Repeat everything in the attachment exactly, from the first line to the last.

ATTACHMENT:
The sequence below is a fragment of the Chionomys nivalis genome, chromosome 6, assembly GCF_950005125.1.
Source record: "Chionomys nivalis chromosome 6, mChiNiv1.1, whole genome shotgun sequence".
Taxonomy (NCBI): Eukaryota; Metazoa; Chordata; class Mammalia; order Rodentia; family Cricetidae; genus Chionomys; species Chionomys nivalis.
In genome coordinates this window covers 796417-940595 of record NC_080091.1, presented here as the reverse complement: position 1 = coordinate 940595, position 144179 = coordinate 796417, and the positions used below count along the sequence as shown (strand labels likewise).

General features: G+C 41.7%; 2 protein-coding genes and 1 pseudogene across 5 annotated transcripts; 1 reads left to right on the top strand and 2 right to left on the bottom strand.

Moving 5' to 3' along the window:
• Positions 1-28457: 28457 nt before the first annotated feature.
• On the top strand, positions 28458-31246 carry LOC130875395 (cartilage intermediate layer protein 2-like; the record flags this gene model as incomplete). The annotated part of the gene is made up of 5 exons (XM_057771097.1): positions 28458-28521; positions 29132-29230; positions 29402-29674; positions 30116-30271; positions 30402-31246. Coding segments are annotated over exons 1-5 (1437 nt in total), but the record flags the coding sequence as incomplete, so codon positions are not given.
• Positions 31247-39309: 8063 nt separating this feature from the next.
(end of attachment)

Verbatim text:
The sequence below is a fragment of the Chionomys nivalis genome, chromosome 6, assembly GCF_950005125.1.
Source record: "Chionomys nivalis chromosome 6, mChiNiv1.1, whole genome shotgun sequence".
Taxonomy (NCBI): Eukaryota; Metazoa; Chordata; class Mammalia; order Rodentia; family Cricetidae; genus Chionomys; species Chionomys nivalis.
In genome coordinates this window covers 796417-940595 of record NC_080091.1, presented here as the reverse complement: position 1 = coordinate 940595, position 144179 = coordinate 796417, and the positions used below count along the sequence as shown (strand labels likewise).

General features: G+C 41.7%; 2 protein-coding genes and 1 pseudogene across 5 annotated transcripts; 1 reads left to right on the top strand and 2 right to left on the bottom strand.

Moving 5' to 3' along the window:
• Positions 1-28457: 28457 nt before the first annotated feature.
• On the top strand, positions 28458-31246 carry LOC130875395 (cartilage intermediate layer protein 2-like; the record flags this gene model as incomplete). The annotated part of the gene is made up of 5 exons (XM_057771097.1): positions 28458-28521; positions 29132-29230; positions 29402-29674; positions 30116-30271; positions 30402-31246. Coding segments are annotated over exons 1-5 (1437 nt in total), but the record flags the coding sequence as incomplete, so codon positions are not given.
• Positions 31247-39309: 8063 nt separating this feature from the next.